How to store data for the future
The lifespan of any given storage medium is brief. Gone the way of the dinosaurs are floppy disks, cassettes, and so on — a 10-year-old may even wonder what a CD was. "It is easy to envision a future in which today's software is seen as a quaint and long-forgotten irrelevancy, until an unexpected need for it arises," says the GitHub Archive Program website. So, AWA data is stored on a specially developed, digital archival film called piqlFilm — GitHub alone has filled up 186 reels of it so far. This may at first seem sort of a retro approach, but it's not.
piql, one of the two partners behind the AWA, developed the film. The company claims it can "keep data alive" for over 1,000 years, so long as one has an app that can read it, such as the open-source app GitHub has created. piql asserts that their film has undergone "extensive longevity testing," and can withstand electromagnetic exposure.
piqlFilm is made up of layers of silver halide on a polyester backing. The data, when written, looks similar to a QR code, although it can hold far more information: Each frame in piqlFilm can pack about 8.8 million microscopic pixels. A reel of piqlFilm loaded with these frames is almost a kilometer long and can thus store a truly massive amount of data.
Of course, it remains impossible to guess the capabilities of future humans (presumably) trying to decode all this data, so GitHub has a backup plan, a human-readable document called the "Tech Tree," which they describe as "a roadmap and Rosetta Stone for future curious minds inheriting the archive's data."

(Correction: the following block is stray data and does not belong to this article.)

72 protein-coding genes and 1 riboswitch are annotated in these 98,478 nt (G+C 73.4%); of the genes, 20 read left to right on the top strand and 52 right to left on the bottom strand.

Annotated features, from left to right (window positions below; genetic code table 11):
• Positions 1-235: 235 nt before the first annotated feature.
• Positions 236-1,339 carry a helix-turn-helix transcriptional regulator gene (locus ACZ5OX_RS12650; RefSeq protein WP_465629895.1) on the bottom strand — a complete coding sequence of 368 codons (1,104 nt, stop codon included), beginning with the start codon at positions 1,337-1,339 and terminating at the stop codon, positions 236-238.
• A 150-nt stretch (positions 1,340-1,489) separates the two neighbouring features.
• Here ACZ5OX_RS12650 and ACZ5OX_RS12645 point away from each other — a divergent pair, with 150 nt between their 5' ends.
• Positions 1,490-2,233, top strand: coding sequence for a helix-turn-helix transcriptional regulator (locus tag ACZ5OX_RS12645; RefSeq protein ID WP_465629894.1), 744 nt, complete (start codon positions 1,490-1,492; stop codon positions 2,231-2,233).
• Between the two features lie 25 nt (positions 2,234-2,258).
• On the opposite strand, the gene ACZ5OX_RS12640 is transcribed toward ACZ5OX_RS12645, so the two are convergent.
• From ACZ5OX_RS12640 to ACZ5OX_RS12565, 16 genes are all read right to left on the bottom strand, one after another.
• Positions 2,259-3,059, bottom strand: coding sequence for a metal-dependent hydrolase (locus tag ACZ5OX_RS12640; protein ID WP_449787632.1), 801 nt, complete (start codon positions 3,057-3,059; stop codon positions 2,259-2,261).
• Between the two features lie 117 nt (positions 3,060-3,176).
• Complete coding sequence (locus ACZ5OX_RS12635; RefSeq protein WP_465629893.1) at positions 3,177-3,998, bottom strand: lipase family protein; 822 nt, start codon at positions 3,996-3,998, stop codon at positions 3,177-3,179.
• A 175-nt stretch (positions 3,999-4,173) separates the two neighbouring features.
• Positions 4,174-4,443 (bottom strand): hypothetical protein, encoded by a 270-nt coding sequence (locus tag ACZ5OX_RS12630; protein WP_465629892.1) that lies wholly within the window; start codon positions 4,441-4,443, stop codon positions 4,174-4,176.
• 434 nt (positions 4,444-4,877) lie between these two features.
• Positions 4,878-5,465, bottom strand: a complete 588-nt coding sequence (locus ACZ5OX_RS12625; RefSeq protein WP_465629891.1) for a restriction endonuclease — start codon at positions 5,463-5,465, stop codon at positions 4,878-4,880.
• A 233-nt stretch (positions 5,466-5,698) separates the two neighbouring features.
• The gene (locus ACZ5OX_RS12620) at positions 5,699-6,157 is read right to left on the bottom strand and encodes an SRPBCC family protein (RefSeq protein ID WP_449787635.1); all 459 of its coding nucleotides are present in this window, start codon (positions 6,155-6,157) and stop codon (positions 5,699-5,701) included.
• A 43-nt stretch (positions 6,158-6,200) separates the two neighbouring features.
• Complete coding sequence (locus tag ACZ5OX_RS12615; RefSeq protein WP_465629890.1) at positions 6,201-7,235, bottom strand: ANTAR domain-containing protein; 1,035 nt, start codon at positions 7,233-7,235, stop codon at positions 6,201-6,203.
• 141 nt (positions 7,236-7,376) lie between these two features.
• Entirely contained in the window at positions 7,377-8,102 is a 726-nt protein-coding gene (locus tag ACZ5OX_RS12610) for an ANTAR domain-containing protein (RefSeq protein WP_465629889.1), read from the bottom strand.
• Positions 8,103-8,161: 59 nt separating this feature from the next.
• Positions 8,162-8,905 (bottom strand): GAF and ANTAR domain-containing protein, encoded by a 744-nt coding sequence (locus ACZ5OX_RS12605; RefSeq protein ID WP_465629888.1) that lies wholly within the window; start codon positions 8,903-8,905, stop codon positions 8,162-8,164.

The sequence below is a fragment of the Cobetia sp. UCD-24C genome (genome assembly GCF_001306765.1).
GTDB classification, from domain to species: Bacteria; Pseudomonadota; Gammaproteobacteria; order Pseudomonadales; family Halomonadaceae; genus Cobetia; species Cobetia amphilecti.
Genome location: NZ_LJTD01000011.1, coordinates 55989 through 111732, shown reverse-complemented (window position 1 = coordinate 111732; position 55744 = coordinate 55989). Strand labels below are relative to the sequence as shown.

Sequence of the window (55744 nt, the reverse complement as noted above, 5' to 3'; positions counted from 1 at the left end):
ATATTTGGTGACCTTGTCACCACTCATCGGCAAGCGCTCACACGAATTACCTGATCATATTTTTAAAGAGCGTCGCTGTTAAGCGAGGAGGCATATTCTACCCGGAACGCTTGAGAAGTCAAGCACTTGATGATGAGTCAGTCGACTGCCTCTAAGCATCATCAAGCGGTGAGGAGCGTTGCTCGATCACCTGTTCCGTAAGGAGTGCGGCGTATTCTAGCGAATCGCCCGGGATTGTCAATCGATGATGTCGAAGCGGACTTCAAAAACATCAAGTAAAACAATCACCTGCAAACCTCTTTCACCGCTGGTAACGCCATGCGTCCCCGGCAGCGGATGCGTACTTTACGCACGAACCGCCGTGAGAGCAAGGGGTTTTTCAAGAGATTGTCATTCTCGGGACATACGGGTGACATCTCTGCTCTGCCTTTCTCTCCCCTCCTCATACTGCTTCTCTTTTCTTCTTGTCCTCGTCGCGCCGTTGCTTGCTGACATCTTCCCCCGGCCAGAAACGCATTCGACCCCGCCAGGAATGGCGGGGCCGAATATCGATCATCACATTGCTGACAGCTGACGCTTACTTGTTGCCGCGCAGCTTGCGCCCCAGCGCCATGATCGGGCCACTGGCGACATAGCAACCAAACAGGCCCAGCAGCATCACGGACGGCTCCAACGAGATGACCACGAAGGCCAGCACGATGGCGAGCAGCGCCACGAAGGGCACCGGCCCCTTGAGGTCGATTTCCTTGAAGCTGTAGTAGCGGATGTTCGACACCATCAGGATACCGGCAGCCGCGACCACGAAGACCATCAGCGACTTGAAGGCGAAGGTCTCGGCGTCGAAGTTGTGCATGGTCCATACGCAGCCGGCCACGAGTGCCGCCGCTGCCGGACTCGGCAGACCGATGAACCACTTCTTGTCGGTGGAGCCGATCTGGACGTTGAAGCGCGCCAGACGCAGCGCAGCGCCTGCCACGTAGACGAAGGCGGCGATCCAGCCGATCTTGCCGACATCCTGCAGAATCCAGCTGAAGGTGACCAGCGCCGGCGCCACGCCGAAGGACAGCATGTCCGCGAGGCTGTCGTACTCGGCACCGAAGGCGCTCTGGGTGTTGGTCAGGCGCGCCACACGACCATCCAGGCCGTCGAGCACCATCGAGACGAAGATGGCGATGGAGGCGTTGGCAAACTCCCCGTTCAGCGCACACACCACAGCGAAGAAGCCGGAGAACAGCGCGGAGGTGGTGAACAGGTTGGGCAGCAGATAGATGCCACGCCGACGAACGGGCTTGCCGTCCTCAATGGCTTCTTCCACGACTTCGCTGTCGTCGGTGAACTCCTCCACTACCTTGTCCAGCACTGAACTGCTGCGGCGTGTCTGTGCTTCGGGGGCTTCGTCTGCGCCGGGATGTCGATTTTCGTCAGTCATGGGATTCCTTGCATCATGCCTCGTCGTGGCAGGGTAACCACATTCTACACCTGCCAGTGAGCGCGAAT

Warming up to Svalbard
Svalbard has a number of attributes that have made it attractive as a permanent storage site. It's a demilitarized zone by agreement between 42 nations. It's also quite remote. Plus, it's very cold and dry, for now.
When the seed vault was first contemplated, Svalbard seemed a place that could be counted on to remain frigid, with the underground vaults dug deep into the area's permafrost safe from moisture damage. However, conditions are changing more rapidly than anticipated thanks to climate change. The Arctic, says NOAA, is warming at "twice the rate relative to the rest of the globe."
Between 1971 and 2017, the temperature in the Svalbard area has risen by 3-5° Celsius. Svalbard's current average temperature is -8.7° C, but models suggests that with moderate global emission levels going forward it will go up by 7° C, and with heavy emissions up by 10° C.
Already, there has been at least one incident of ice melting and then freezing in the entrance to a seed vault tunnel. Also, less snow and ice means more rain, which can cause landslides in the previously stable local environment, and glaciers nearby are breaking up more frequently.
The seed vault's managers say, for now, that it looks like their vaults will be okay, and the people running the AWA and the GitHub Arctic Code Vault are also optimistic.